Ever since Stephen Spielberg's 'Jaws' burst into theaters back in 1975, Hollywood has viewed summer as blockbuster season. That sweltering stretch from June through September has become the place for big-budget flicks with broad appeal, and the legacy endured to this day. The only real change to the whole "summer blockbuster" paradigm has been that "summer" now apparently starts in April.

Adding an entire extra month (or two) to the schedule has allowed studios to cram in more movies designed to lure bored teenagers and families on vacation into the theater. However, 2011's season is so packed with pictures that some pundits are worrying that this could be the year where box office gridlock has an adverse effect on the bottom line.
This year, The Wrap points out that studios are cramming 14 big-budget films into a 12-week season. It's a mixture of sequels, superhero films, and two totally new properties (the Stephen Spielberg–produced, J.J. Abrams–directed 'Super 8' and Universal's 'Cowboys & Aliens'), but even Hollywood executives are worried that there might not be enough money to go around given the current state of the American economy.

As one producer mentioned (the studio asked that he remain anonymous), "Kids aren't going to have $14 to spend at the movies every single week. Which one of the four big movies in June is going to earn that 14 bucks? Because it isn't going to be all of them."

June is shaping up to be the most crowded month of this year's campaign, but it's also the hardest one to predict in advance. 'Green Lantern,' 'Super 8,' 'X-Men: First Class' and 'Cars 2' comprise that month's releases, and three of the four are unproven box office commodities. It seems likely that 'Cars 2' will make big bucks with the kid crowd, but the rest of the month's field is wide open. That's something that's both intoxicating and terrifying to studios.

Other months may not be quite as crowded as June, but there are heavy hitters lurking nearly every weekend from the time 'Fast Five' debuts on April 29 through the 'Cowboys & Aliens' launch on July 29 -- and that's not even counting some of the smaller, but no less anticipated, films in the mix.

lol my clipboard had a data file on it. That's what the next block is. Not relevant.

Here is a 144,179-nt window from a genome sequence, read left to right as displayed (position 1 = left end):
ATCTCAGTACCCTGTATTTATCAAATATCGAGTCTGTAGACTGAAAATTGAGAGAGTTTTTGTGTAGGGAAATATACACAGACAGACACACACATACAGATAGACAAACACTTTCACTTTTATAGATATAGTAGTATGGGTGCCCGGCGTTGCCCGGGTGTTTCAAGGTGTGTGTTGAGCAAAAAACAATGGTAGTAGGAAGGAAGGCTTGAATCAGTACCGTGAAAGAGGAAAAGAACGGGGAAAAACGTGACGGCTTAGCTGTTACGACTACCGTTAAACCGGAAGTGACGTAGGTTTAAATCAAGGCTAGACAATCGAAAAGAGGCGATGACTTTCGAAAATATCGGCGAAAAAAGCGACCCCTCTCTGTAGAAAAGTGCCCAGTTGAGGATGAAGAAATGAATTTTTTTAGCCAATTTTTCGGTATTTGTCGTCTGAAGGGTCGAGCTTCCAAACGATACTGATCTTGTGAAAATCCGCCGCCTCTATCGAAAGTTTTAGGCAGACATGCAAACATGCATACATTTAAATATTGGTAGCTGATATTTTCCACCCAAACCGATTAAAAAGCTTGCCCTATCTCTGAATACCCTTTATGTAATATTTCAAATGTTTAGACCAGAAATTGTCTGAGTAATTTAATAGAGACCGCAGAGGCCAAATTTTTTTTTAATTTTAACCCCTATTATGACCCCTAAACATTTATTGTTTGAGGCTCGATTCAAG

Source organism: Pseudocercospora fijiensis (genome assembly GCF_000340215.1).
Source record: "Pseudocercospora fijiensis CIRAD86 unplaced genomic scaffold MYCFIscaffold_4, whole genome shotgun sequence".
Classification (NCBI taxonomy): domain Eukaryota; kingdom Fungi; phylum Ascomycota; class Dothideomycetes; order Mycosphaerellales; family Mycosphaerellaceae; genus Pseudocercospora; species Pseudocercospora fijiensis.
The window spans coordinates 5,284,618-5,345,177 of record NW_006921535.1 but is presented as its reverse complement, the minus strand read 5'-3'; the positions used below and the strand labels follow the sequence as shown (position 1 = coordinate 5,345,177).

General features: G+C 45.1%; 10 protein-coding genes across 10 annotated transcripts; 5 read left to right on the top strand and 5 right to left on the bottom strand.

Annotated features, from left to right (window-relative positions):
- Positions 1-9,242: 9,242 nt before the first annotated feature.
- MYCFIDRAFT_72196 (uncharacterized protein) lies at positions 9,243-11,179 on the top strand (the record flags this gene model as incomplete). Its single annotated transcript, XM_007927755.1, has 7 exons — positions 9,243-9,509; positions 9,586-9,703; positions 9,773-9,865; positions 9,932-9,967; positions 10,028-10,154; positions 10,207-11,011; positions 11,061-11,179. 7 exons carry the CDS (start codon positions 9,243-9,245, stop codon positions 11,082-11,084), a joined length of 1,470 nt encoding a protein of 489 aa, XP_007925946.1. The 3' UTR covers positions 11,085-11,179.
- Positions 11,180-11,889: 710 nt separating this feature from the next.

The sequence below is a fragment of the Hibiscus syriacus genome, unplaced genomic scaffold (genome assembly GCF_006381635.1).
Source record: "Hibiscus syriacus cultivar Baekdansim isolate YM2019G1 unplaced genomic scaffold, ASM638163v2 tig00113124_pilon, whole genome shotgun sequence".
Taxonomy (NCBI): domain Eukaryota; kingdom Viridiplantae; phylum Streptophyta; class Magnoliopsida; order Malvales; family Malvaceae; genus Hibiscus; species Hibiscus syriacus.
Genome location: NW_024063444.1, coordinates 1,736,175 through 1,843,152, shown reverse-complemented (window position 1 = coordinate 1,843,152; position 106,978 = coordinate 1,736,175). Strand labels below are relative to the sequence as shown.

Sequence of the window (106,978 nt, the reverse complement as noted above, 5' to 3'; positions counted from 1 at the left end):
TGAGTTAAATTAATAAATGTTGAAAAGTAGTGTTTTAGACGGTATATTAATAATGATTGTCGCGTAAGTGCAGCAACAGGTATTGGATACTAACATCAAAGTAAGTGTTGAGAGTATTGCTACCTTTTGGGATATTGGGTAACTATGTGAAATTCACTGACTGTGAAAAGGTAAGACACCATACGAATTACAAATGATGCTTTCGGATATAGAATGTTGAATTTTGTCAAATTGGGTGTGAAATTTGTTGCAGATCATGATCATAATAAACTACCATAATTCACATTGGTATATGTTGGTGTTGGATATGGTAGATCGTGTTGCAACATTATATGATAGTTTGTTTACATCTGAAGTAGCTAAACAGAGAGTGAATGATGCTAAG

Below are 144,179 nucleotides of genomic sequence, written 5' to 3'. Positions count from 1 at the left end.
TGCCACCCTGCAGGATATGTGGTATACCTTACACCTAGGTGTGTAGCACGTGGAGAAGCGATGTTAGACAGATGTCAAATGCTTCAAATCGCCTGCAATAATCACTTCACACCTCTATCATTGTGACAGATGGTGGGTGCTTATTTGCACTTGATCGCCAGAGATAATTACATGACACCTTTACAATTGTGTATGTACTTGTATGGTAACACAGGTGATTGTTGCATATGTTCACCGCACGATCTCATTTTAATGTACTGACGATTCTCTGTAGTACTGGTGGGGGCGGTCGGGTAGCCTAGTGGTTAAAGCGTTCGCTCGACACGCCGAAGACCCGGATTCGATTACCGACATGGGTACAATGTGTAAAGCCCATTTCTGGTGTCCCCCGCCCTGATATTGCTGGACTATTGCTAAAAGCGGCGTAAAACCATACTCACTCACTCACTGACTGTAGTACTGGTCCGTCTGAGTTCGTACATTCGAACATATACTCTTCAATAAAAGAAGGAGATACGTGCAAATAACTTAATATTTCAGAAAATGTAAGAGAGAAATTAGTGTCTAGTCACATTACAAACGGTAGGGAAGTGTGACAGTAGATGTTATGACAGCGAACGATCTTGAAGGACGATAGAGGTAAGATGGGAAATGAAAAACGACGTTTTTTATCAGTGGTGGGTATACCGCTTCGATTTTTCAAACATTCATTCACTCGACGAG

Some have posited that 2011 isn't any worse than 2009 was, a year that saw 'Star Trek,' 'Up,' 'Transformers 2' and a Harry Potter film (among others ...) all released in short order. The difference this year seems to be the emergence of 3D (and its relatively limited number of screens) and the frightening mixture of established franchises battling with upstart films looking to become franchises too.

'Cowboys & Aliens' director Jon Favreau has described this year's summer battle royale as a "bloodbath," and many are agreeing. How will films like Marvel's 'Thor' and 'Captain America' do against sequels to established hits, like 'Transformers 3' or 'Pirates of the Caribbean 4'? Only time will tell, but one thing seems certain: Several films that studios were betting on to become franchises will never get a sequel. Opening weekend figures will be more important than ever, because it seems highly unlikely that any one film will develop the legs to rule the box office roost for an extended period of time. That has to make every suit in the game nervous.

Of course, while the studios stand to lose from this financial fight to the death, the real winner could be the film fan. Summer 2011 is packed with big movies, but the mixture between the established and new intellectual properties should guarantee something for almost every taste. As we all decry Hollywood's lack of creative vision these days, there are at least attempts at launching new things. Granted, most of them are comic book movies, but at least it's a step in the right direction.

While there's an air of uncertainty surrounding how this summer's events will play out, one thing is for certain: It will be very interesting to watch the figures from each weekend roll in. Those numbers will have a definite effect on things moving forward for several more summers to come. Who do you think will be this year's big winners and losers? Has Marvel oversaturated the market with three films based on its properties? Does anyone besides hardcore comic nerds care about 'Green Lantern'? Will the star power of 'Cowboys & Aliens' be enough to lure in audiences unfamiliar with its source material?

We won't know until September, but until then, put on your prognosticator cap and make your predictions below.
Fast Five
PG-13 2011
Based on 29 critics

Brian O'Conner and Dom Torretto join forces to confront a corrupt businessman who wants them dead. Read More

Super 8
PG-13 2011
Based on 41 critics

Disappearances and other inexplicable events follow a devastating train crash in 1979 Ohio. Read More

X-Men: First Class
PG-13 2011
Based on 38 critics

Mutants Charles Xavier and Erik Lehnsherr begin as friends, but a situation tears them apart. Read More

Cowboys & Aliens
PG-13 2011
Based on 41 critics

An amnesiac gunslinger is a frontier town's only hope against extraterrestrial invaders. Read More

PG-13 2011
Based on 40 critics

After his reckless actions reignite an ancient war, the Norse god is banished to Earth. Read More

Captain America: The First Avenger
PG-13 2011
Based on 43 critics

An experimental program turns Steve Rogers into the supersoldier known as Captain America. Read More

May 30, 2016
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Green Lantern
PG-13 2011
Based on 39 critics

A test pilot joins a band of warriors sworn to preserve intergalactic peace and justice. Read More